Rolls-Royce Motor Cars are in part famous because of what is hidden away underneath their car’s famous handcrafted exteriors; powerful, uncompromising internal combustion engines with a V12 being the common choice.
But Rolls-Royce Motor Cars CEO Torsten Müller-Ötvös has drawn a line in the sand with the declaration that Rolls-Royce will be all electric from 2030. And the company seems to be dedicated to this promise.
We join Torsten in Singapore just after he had travelled from France to check in on the gruelling 2.5 million kilometre testing regime of Rolls-Royce’s electric vehicle, the Spectre, which is to be launched next year. Torsten shares with us his vision for the future of this iconic brand, how to lead an organisation though bold moves, and the power of gut feel.
You’re starting to travel again, does it feel different now coming back to this part of the world? How would you describe the sentiment?
Having spoken to a lot of our clients, there is quite some optimism and upbeat behaviour. Even in times where lots of forecasts are telling us that we might move into a recession and as the world faces uncertain times with rising inflation, it’s not easy but I like to stay positive. Our books are hot because of pre-ordering. Our clients have already filled up our order books to levels I haven’t seen during the time I have been with Rolls-Royce – almost 12 years!
If you ordered from us today, production will take little more than a year – unbelievable. But that is not due to the shipping crisis, we have all our deliveries and semiconductors on the ground. It’s purely due to rising demand and waiting lists, alongside capacity running of production. I think that it is a really good time for luxury goods.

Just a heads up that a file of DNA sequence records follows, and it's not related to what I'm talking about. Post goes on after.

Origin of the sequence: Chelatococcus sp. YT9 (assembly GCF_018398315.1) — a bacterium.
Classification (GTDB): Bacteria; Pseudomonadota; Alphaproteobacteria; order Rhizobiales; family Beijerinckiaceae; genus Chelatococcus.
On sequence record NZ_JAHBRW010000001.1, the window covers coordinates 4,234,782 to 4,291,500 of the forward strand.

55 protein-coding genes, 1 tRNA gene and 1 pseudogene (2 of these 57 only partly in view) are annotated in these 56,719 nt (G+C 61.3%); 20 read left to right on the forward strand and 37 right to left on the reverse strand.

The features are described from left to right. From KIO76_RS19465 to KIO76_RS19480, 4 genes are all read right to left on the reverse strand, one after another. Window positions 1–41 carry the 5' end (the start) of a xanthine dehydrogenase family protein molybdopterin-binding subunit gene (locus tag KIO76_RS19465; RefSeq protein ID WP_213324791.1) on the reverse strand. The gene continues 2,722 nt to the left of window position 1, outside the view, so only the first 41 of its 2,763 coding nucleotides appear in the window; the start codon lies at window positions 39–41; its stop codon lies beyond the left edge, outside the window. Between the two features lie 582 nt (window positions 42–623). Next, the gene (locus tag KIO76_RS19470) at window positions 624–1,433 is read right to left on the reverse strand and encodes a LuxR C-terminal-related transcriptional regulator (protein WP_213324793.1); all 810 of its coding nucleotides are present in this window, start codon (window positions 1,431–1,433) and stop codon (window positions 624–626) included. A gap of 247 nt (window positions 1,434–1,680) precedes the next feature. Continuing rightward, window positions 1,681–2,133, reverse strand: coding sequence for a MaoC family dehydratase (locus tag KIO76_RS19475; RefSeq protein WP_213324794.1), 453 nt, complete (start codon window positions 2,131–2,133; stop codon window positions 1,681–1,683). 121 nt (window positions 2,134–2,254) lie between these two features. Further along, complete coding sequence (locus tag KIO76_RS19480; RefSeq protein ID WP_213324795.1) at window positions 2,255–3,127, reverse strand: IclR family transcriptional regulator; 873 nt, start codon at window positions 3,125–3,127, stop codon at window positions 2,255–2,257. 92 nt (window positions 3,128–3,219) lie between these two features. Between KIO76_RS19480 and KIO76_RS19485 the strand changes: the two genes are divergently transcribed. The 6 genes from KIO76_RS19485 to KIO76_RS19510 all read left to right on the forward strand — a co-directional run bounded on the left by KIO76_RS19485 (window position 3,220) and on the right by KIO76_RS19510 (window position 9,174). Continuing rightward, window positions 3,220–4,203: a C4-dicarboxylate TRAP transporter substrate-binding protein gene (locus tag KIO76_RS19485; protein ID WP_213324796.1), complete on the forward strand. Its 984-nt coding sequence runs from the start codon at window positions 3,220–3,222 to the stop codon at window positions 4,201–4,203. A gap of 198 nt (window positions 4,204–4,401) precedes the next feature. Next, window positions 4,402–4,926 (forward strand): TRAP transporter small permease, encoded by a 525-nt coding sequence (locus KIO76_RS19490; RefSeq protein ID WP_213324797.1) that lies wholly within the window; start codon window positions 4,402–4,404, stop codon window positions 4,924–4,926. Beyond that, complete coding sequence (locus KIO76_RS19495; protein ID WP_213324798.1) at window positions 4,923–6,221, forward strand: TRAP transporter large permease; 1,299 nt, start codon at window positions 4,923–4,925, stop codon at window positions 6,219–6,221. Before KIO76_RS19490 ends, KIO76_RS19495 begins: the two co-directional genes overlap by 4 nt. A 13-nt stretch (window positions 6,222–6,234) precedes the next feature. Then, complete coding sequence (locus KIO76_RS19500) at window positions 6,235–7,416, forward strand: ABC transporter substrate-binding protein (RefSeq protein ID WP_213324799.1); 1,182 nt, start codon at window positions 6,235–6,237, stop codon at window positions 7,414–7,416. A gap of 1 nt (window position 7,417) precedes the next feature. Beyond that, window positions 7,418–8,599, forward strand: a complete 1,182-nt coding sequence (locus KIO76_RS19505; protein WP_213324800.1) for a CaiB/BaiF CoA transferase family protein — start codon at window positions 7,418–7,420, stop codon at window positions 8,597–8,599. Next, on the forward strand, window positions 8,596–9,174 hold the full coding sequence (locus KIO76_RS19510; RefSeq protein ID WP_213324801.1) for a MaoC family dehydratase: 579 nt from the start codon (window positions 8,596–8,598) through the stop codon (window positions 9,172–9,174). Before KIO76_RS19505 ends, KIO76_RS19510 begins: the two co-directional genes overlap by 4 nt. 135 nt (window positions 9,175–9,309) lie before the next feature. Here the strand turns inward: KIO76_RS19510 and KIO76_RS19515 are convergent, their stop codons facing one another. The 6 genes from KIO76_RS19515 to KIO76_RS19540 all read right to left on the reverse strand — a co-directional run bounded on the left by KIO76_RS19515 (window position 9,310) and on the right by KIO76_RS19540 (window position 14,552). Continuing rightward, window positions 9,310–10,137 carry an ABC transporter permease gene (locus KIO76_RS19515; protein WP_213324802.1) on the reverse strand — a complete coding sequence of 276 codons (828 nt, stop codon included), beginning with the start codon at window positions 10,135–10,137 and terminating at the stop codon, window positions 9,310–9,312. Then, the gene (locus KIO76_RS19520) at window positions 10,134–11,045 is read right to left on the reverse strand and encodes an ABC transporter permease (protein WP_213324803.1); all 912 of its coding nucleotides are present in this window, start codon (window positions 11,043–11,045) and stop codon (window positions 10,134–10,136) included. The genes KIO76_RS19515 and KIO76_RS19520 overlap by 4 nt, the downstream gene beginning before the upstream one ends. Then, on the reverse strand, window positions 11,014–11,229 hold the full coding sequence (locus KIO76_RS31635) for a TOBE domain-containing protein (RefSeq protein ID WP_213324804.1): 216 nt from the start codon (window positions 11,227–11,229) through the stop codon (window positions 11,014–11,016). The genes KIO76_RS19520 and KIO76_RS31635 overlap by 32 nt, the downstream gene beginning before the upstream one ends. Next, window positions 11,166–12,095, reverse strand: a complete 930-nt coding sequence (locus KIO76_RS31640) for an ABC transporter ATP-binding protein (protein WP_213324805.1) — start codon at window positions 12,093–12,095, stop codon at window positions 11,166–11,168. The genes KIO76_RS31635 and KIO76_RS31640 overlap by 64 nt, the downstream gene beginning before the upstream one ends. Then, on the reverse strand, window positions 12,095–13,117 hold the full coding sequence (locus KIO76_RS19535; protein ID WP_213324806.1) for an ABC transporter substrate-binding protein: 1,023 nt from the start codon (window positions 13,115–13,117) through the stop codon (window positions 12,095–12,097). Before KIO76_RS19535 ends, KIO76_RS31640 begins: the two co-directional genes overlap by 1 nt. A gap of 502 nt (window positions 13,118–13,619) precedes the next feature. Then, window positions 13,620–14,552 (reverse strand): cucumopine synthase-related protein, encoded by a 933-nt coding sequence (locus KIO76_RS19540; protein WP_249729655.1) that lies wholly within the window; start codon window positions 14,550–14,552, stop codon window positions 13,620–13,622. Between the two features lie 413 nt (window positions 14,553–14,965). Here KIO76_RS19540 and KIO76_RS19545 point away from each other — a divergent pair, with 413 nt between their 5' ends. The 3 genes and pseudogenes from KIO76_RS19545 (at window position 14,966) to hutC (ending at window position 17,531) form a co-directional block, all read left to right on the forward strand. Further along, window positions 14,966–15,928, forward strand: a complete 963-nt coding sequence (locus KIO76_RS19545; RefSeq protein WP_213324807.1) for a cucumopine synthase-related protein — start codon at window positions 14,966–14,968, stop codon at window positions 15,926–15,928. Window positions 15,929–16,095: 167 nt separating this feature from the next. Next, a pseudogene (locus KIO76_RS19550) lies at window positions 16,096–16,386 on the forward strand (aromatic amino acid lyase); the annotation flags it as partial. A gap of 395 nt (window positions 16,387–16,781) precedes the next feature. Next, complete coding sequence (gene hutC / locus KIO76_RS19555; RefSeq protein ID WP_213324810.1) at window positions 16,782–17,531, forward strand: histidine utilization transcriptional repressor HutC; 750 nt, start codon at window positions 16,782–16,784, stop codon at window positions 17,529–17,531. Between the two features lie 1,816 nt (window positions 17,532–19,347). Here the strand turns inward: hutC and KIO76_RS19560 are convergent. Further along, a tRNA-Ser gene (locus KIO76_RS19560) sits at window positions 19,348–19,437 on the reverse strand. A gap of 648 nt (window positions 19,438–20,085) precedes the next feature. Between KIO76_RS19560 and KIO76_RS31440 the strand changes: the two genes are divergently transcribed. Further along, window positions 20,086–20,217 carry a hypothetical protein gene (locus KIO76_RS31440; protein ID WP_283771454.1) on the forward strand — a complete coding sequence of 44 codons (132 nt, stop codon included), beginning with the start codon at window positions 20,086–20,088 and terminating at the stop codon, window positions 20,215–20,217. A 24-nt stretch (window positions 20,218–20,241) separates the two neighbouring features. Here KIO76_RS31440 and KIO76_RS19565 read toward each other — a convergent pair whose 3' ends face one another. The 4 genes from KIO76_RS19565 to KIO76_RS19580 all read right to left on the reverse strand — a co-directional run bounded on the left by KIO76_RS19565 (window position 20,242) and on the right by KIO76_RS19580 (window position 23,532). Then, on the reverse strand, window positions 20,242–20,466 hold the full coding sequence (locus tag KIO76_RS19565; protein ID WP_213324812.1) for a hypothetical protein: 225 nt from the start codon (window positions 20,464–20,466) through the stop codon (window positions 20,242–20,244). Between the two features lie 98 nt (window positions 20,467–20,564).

In terms of the buoyancy of luxury goods, could it also be the aftertaste of a global health crisis where people realise that life is precious and you may as well enjoy it?
I am always a little bit shy to call it like that, but that’s exactly it I think. I think Covid changed us a lot. At first they thought it was a good idea to save for later days – so a lot of wealth has been accumulated. People couldn’t travel and had zero chance of spending money. Businesses were still running.
Now is the time where real life and travel commences. People are enjoying luxury goods as part of that power, and I think that also makes our order books so strong. The luxury business is on a high.
Rolls-Royce has this incredible history, heritage and legacy, but also you aren’t afraid to look to the future and innovate. Can you talk a little bit about the Spectre?
One of the things for me is that you need to be clever and reinvent yourself, and regularly keep up with popular trends and customer demands. Over the 12 years that I’ve been with the company, there has been a shift in the way we communicate, in the way we position the brand that broadens this trend. It’s in the way we position the brand to create the business.
There is a constant reinvention to keep the brand at a high level, to keep attracting younger clients than we used to 10-12 years ago so that the brand remains highly relevant through the years. And the plan now is to be fully electric by 2030. Spectre is the first electric car in the super luxury segment which is appealing largely to the younger generation.
For us, it was always clear we would be fully electric worldwide by then because we started to experiment with electric cars over 10 years ago. You may remember the converted Phantom 102EX (Phantom Experimental Electric), which was an amazing vehicle. The reception at the time was very positive.
But the range was not optimal then; efficient charging times are now very different now vs 10-12 years earlier. With Spectre, the range will be much more efficient and I am very optimistic for Spectre.
I’ve just returned from Miramas, France last week. We’re doing hot weather testing and putting the car on normal roads in areas that our clients are very focused on. It does need work but after that it’s good to go and it’s a brilliant vehicle. It’s the perfect thing on wheels, in my opinion. Spectre has this attitude.
Can you talk a little bit about the level of testing that is involved? You’re talking about 2.5 million kilometres of testing.